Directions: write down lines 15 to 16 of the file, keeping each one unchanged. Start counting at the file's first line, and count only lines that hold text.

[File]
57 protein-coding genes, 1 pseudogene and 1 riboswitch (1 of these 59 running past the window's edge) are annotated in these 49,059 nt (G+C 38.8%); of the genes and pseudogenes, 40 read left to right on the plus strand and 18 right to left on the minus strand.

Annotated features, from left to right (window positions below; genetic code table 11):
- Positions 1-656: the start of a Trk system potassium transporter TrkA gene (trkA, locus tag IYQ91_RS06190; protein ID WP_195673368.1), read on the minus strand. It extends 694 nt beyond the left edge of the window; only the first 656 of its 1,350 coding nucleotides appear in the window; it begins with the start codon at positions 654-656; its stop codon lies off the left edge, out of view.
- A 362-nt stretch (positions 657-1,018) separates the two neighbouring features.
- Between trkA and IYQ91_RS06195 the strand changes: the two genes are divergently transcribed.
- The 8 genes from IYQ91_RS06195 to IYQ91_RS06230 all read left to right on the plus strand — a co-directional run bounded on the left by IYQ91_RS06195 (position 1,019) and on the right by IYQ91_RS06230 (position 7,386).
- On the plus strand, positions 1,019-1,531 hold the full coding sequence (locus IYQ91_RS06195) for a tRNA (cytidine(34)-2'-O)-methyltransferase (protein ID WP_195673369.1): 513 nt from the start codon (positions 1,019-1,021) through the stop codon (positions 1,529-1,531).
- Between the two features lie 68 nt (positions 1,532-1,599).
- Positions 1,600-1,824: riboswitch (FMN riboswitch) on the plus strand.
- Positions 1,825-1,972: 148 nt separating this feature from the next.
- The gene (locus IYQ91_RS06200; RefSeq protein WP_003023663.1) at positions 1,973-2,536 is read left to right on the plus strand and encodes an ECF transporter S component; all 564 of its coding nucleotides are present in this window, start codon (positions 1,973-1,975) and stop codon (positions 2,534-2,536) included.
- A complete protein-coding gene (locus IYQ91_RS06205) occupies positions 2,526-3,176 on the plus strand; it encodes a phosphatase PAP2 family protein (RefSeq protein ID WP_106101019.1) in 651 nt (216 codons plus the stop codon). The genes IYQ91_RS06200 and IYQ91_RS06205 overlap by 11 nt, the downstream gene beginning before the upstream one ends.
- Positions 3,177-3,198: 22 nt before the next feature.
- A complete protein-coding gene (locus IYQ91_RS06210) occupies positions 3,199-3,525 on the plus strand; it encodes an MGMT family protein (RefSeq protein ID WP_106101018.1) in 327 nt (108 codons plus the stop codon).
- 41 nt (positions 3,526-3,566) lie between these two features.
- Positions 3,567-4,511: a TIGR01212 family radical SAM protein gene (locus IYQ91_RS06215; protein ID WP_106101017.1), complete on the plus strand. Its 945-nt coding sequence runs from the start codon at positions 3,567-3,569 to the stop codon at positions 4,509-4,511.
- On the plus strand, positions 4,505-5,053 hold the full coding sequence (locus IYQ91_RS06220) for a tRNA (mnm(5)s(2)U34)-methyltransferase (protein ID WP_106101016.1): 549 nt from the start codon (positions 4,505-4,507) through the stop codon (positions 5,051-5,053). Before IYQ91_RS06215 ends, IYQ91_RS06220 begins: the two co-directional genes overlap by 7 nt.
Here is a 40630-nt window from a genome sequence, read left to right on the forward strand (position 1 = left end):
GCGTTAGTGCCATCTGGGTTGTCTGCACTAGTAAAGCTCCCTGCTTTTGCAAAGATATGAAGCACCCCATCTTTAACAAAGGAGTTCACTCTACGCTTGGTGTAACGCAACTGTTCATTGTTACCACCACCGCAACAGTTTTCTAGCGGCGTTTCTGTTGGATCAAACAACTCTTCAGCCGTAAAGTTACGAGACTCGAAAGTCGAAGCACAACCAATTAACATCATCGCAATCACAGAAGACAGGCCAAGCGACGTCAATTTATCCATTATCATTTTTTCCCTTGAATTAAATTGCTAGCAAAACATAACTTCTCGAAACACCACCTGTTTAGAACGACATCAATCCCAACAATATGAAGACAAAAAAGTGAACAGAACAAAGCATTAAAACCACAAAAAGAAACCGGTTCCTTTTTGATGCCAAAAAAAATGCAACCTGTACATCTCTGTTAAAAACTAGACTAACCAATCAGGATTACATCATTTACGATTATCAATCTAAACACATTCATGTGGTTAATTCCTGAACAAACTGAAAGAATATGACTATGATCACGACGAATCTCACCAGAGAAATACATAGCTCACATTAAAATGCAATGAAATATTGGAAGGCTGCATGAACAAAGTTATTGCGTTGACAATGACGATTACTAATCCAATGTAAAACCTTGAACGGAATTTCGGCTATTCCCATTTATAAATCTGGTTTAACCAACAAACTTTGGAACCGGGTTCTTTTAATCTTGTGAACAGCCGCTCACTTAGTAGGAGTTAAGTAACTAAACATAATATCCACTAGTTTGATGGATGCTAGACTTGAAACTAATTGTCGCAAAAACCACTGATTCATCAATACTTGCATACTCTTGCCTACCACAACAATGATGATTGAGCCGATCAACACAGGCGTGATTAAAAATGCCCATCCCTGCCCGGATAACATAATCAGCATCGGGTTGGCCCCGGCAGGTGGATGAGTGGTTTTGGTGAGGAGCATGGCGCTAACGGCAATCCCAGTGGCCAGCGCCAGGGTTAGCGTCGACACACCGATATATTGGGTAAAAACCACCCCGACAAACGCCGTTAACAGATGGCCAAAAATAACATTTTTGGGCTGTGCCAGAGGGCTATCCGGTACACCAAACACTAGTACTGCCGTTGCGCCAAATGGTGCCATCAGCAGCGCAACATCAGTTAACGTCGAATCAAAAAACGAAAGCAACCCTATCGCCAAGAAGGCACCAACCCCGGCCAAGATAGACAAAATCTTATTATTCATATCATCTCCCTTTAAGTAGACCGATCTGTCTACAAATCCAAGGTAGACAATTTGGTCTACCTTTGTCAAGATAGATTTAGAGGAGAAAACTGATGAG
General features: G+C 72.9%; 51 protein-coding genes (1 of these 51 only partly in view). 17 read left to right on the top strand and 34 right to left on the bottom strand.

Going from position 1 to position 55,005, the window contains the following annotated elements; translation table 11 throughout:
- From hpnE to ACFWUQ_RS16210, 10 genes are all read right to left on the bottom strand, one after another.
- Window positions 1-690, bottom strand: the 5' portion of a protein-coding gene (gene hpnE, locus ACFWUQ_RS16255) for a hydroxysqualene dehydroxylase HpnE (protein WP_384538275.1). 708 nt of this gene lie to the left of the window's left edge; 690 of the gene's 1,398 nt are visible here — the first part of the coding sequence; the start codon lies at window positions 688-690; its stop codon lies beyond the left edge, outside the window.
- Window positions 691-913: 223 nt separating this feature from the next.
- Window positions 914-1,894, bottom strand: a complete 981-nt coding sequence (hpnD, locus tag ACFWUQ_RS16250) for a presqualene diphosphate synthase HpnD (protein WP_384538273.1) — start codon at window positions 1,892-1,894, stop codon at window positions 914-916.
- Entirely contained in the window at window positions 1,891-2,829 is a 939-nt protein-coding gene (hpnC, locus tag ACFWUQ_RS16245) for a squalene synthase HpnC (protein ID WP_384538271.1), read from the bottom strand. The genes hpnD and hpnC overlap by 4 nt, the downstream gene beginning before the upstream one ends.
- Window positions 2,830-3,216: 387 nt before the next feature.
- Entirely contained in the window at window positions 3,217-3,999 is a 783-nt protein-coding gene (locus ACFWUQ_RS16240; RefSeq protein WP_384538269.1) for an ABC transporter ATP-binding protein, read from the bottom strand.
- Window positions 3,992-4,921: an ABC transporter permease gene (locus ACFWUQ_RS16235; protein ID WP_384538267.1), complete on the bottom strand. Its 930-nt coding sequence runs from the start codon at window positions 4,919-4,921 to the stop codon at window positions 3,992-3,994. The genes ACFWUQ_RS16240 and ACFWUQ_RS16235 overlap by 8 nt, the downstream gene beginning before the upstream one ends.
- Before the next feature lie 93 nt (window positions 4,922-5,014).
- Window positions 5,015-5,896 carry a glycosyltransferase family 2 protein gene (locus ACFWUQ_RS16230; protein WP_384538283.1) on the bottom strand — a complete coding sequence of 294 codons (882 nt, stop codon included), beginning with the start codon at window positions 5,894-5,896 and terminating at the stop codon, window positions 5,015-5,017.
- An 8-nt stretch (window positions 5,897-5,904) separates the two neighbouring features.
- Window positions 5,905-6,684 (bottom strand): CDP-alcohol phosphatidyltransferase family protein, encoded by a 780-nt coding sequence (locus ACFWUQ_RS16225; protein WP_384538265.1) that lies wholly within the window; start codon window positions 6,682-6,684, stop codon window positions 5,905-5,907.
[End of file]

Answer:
- 41 nt (positions 3,526-3,566) lie between these two features.
- Positions 3,567-4,511: a TIGR01212 family radical SAM protein gene (locus IYQ91_RS06215; protein ID WP_106101017.1), complete on the plus strand. Its 945-nt coding sequence runs from the start codon at positions 3,567-3,569 to the stop codon at positions 4,509-4,511.